1. Mortgage interest and property taxes used to acquire or improve your first residence and a second residence if you have one.  Must itemize deductions on Schedule A and file Form 1040.
  2. Medically necessary home improvements.
  3. Mortgage insurance premiums.
  4. Home equity loans and home equity lines of credit can be deducted, if you spent the money on home improvements.
  5. Up to $10,000 withdrawn from IRA or 401K when used for down payment on your home.
  6. Residential Energy Credits. Check the latest credits at IRS.gov.
  7. Home office deduction for business use of your home.

To get the maximum tax refund for homeowners you will generally have to use Form 1040 and itemize your deductions.   If you’re in a 25% tax bracket,  the government effectively subsidizes about a third of your borrowing costs, making your home more affordable . 

Also,  your closing costs and points are tax deductible, and hundreds of thousands of dollars of any capital gains profit that you realize when you sell your home are exempt from income taxes.

At tax time, it’s critical to know what you’re entitled to, so you can claim it. So, here are 3 more essential  tax tips  to get the maximum tax refund for homeowners.
IRS publication 530 has all the details.

1. Fill out the long form at least once and learn to itemize your deductions.

Nearly 40% of homeowners lose out on the number one tax advantages every year when they fail to itemize their income taxes. If you own a home and otherwise have a fairly simple return, it might be tempting just to take the standard deduction or file Form 1040A.

In some cases where your mortgage, property taxes and income are low enough, the standard deduction may be larger than your itemized  deductions.  But you’ll never know unless you fill out both forms at least once.

Why do the extra work?  You can only pay less tax, never more by using the longer Form 1040.

2. Home office deduction.

The average home office deduction is over $2,000. But just because you have a computer in the basement doesn’t qualify you to deduct it as an office expense.  Maybe you have a small business and are the only employee.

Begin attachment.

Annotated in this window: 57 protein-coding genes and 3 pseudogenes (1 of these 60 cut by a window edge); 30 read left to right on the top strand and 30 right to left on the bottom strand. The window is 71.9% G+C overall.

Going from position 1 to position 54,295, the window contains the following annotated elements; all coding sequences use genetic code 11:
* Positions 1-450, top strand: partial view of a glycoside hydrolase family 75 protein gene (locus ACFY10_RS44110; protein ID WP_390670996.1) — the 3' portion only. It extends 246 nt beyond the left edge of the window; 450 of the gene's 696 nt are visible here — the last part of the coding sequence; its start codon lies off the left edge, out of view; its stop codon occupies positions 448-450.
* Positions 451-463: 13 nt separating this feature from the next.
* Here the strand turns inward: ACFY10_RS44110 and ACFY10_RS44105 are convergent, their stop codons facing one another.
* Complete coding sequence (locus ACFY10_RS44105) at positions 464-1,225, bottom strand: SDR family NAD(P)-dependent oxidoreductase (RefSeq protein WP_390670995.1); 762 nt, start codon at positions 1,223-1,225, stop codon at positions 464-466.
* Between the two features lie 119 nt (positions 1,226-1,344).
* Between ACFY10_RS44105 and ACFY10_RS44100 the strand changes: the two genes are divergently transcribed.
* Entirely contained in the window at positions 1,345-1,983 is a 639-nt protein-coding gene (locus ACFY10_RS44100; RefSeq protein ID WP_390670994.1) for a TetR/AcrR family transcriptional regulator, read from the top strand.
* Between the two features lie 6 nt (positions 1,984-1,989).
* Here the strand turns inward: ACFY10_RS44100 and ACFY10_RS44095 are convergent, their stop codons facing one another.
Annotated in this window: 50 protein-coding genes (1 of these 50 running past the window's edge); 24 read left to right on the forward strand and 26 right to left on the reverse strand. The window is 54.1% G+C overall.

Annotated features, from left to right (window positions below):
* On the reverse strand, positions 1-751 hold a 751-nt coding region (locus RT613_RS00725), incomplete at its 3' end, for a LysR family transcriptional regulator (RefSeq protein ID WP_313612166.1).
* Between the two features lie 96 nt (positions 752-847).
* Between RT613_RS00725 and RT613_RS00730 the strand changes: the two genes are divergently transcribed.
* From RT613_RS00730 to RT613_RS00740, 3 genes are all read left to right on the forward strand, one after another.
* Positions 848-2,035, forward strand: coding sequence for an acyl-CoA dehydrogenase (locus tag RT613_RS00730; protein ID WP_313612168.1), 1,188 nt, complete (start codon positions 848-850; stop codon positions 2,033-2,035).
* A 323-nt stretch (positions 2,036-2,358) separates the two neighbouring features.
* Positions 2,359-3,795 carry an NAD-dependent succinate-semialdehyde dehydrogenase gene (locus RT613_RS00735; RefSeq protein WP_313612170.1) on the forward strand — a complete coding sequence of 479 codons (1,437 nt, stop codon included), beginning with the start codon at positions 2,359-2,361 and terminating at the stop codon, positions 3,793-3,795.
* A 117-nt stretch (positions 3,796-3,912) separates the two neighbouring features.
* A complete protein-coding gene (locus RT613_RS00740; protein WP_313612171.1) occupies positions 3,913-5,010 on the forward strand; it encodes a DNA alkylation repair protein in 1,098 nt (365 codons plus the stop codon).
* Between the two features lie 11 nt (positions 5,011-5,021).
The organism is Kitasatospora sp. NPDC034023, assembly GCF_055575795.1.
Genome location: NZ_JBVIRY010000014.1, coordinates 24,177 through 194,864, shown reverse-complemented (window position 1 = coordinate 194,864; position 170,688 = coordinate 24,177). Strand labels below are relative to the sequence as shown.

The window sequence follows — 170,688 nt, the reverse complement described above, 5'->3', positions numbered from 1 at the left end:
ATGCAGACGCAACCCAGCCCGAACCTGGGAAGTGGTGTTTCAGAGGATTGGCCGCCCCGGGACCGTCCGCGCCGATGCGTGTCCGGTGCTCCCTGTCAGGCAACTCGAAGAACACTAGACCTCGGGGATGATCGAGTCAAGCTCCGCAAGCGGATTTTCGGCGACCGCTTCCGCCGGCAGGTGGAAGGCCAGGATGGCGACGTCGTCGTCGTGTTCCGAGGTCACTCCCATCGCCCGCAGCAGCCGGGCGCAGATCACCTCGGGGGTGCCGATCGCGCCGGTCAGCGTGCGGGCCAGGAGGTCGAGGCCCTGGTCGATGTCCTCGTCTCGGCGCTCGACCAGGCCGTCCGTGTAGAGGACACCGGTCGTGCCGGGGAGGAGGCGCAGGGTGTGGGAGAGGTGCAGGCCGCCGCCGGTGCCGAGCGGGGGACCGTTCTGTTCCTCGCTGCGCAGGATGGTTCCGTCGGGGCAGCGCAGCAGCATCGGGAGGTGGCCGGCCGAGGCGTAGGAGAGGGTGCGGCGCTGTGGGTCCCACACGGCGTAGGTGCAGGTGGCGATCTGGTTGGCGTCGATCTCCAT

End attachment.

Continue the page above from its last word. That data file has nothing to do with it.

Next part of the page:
There are special IRS rules on what you can claim as a home office.  In addition, the space you claim as your home office cannot be exempted from capital gains tax when you sell your home.

3. Don’t forget the closing costs.

If you bought or refinanced your home, you may be focused on your mortgage interest and property tax deductions that you forget all about your closing costs. Remember that any origination fees or discount points that were paid to your mortgage lender at closing are tax deductible on your return. 

When you finance a home, you may pay what are called “points.” Points lower the interest rate on your mortgage by effectively prepaying a portion of the interest at closing. Points are paid by the borrower to the lender as part of the loan deal, and they are a percentage of the loan. Points may also be called loan origination fees, maximum loan charges, loan discount or discount points.

Helpful Hint:There are two things you can count on when you become a homeowner: You get more tax breaks, and your taxes get more complicated. Whether you’ve purchased a single-family home, townhouse or condominium, tax breaks are available to you. 

It’s time to get familiar with tax forms because that’s where you will have to provide all the details about your new tax-deductible expenses.

Know the difference between improvements and repairs

Fixing a leaky faucet or putting crown molding in the living room is not tax deductible. So save those Lowes receipts, but unless its an improvement and not a repair, it won’t be deductible.

But there are a number of items in the tax code that allow for tax breaks and credits. Many items covered under residential energy efficiency can provide tax credits, including new solar panels or energy efficient water heaters.

Whether you’re taking advantage of the mortgage interest deduction, leveraging property tax benefits, or exploring energy-efficient upgrades, each step you take can contribute to a more tax-efficient and environmentally conscious home. Don’t forget about the potential for a home office deduction or the incentives available for first-time homebuyers.

There are also deductions that can be made for some home office improvements, as well as for medically necessary changes, such as a wheel chair ramp or a handicap-accessible bathtub.

Owning a home is a big financial responsibility. For most people, it’s the largest investment you’ll ever make. Knowing your tax deductions and credits available can help ensure your big investment pays you back at tax time.

By Victoria Stone